And the Oscar went to… Original screenplay rightly went to Kenneth Lonergan’s Manchester by the Sea.
Rémi-Serge Gratton
The lobster
Directed by:
Yorgos Lanthimos
Screenplay by:
Yorgos Lanthimos
Efthymys Filippou

 

Starring:
Rachel Weisz
Colin Farrell
Jessica Barden
Olivia Colman
Ashley Jensen
John C. Reilly
Léa Seydoux
Ben Whishaw
Anjeliki Papoulia

118 min.
Rated 14A

I saw the light

Hank Williams has such a reputation as an influential singer-songwriter, that you are surprised to find out that he was only 29 when he died. Tom Hiddleston plays Williams as a seemingly simple and straightforward man. But Hank Williams died from alcoholism and addiction to morphine and the painkillers he was taking for a back ache. I saw the light is mostly about his relationship with his first wife, Audrey Mae Sheppard (a very strong turn by Elizabeth Olsen). Sheppard used her marriage to Williams to launch her own career as a singer. That frustrated both Williams and his mother, Lillie (Cherry Jones). Friends and producers tell Hank that Audrey’s talent is limited, but she’s adamant: She wants to sing with him at his concerts. That insistence will eventually break up the marriage. After the divorce, Williams falls in love and marries Billie Jean (Maddie Hasson). That  marriage is short-lived as Hank Williams dies on his way to a concert. Beside dealings with his personal life, the film is uneventful. Williams cancelled several concerts because of his drinking. Although I certainly am not a Hank Williams expert, I found Hiddleston’s vocals impressive. Country music star Rodney Crowell is producing the music and it is the best reason to see I saw the light.
Rémi-Serge Gratton
I saw the light
Directed by:
Marc Abraham
Screenplay by:
Marc Abraham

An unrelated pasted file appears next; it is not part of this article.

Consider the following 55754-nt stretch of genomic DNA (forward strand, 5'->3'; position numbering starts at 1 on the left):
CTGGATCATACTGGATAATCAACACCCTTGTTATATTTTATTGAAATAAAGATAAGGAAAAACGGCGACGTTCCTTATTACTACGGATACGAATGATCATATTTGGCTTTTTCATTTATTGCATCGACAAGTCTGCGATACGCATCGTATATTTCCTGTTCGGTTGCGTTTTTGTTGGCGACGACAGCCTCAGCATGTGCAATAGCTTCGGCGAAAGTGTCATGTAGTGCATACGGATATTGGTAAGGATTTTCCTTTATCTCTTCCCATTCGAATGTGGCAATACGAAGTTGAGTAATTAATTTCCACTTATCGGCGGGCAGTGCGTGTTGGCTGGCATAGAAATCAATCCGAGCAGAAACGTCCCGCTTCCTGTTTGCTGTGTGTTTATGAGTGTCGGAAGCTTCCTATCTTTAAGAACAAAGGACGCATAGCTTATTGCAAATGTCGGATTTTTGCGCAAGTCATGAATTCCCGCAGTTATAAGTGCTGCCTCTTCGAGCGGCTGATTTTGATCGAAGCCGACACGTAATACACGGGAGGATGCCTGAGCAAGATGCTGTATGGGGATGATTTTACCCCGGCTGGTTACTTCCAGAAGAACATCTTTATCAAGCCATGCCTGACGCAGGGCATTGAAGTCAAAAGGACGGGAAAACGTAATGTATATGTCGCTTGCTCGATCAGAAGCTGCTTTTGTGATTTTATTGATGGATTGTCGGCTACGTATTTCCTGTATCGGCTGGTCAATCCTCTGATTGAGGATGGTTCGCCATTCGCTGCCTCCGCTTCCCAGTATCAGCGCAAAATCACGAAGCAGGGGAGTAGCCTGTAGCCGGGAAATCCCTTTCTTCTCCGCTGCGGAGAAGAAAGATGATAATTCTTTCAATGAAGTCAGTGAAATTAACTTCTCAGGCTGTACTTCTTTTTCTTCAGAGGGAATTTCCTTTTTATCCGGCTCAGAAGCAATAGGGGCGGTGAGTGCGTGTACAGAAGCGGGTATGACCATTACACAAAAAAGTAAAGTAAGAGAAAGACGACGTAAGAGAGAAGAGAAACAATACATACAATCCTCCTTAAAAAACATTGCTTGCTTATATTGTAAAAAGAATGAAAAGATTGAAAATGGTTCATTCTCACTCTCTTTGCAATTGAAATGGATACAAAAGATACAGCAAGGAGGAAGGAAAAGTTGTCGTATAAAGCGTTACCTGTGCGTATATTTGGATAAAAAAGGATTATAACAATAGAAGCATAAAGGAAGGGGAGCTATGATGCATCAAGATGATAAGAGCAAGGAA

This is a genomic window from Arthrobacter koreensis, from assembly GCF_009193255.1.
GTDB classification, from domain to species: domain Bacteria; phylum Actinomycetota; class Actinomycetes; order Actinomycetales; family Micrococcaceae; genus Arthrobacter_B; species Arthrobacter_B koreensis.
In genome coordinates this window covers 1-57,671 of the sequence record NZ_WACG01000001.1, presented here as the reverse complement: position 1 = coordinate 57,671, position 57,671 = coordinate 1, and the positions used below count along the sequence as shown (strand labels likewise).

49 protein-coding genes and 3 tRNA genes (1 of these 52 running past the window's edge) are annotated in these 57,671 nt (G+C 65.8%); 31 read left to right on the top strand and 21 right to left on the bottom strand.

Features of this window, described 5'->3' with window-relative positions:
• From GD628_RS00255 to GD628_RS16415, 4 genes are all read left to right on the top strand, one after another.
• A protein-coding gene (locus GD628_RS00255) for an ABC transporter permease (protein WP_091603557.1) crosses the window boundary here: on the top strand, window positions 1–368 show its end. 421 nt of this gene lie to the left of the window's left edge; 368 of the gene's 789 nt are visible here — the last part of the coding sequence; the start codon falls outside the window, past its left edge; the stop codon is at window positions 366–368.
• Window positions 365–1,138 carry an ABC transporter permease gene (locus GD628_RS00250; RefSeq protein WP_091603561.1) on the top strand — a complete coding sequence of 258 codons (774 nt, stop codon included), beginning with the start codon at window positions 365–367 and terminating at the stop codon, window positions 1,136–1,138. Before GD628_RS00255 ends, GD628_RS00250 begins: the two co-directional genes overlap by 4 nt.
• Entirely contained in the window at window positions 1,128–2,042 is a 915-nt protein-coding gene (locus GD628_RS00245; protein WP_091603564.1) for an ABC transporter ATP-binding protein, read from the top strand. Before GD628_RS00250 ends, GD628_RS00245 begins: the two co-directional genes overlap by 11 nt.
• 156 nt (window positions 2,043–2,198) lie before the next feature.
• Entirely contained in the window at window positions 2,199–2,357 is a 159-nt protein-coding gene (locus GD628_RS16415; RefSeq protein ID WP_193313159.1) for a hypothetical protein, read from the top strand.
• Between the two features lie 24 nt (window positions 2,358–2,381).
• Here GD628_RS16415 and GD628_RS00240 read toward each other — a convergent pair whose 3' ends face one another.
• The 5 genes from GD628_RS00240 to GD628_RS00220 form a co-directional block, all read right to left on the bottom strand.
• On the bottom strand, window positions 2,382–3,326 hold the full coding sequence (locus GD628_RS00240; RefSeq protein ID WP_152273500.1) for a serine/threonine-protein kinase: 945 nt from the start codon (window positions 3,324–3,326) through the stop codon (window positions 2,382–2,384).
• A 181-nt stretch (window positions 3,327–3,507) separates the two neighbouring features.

Based on Hank Williams: The biography by Colin Escott
Starring:
Tom Hiddleston
Elizabeth Olsen
David Krumholtz
Maddie Hasson
Bradley Whitford

123 min.

Rated 14A

L’hermine (Courted)

Let’s start with the good news first: L’hermine is a procedural film about a French murder trial. A young father, Martial (Victor Pontecorvo), is accused of killing his 7-month-old baby. Court President Racine (Fabrice Luchini) has caught the flu and that makes him seem even more crabby than usual. From what we ear from the lawyers and his staff, Racine has a bad reputation as an unfair, expeditious and taciturn judge. The jurors are chosen in a kind of lottery when the President picks those who will be in the jury and those who will be alternates. The trial is intriguing because the accused refuses to talk except to say that he did not kill the baby. His partner, Jessica (Miss Ming) seems to be at lost about what happened and does not contribute much. We start thinking, as does everybody in the film, that Martial is not guilty. But what happened? Now, here’s the bad news: We never find out. This is a Fabrice Luchini film, and L’hermine‘s intrigue got sidetracked when President Racine picked Ditte Lorensen-Coteret (Danish actress Sidse Babett Knudsen) to sit on the jury. Instantly he recognizes her. She is an anesthetist and he was her patient some years earlier. They unethically meet at a café, where he tells her that he’s been thinking about her all those years. Why? Well, she touched his hand. She touches all her patient, she tells him. And he answers, that maybe it is like that in Denmark, but this is France. Yes indeed, and in France they have Fabrice Luchini, dirty old man par excellence, who always has a much younger leading lady in every one of his films. To his credit, Luchini is good and effective as Court President Racine, The judge’s reputation is not confirmed by what we see. I found him to be fair and impartial. And although he never smiles, he is nice to everyone and assures that the court proceedings are running smoothly. In short: Very professional. The problem with L’hermine is that I found the murder and trial more compelling than the masturbatory fantasies of a 65-year-old teenager in love with a woman who is 20 years younger. Instead of finding out who killed the child, we get to see vieux cochon Luchini get the girl. Yet again. Enough already! C’est assez!

Rémi-Serge Gratton

L’hermine (Courted)

Directed by:
Christian Vincent

Screenplay by:
Christian Vincent

Starring:
Fabrice Luchini
Sidse Babett Knudsen
Evan Lallier
Corinne Masiero
Miss Ming
Victor Pontecorvo

98 min.

In French and English with English subtitles.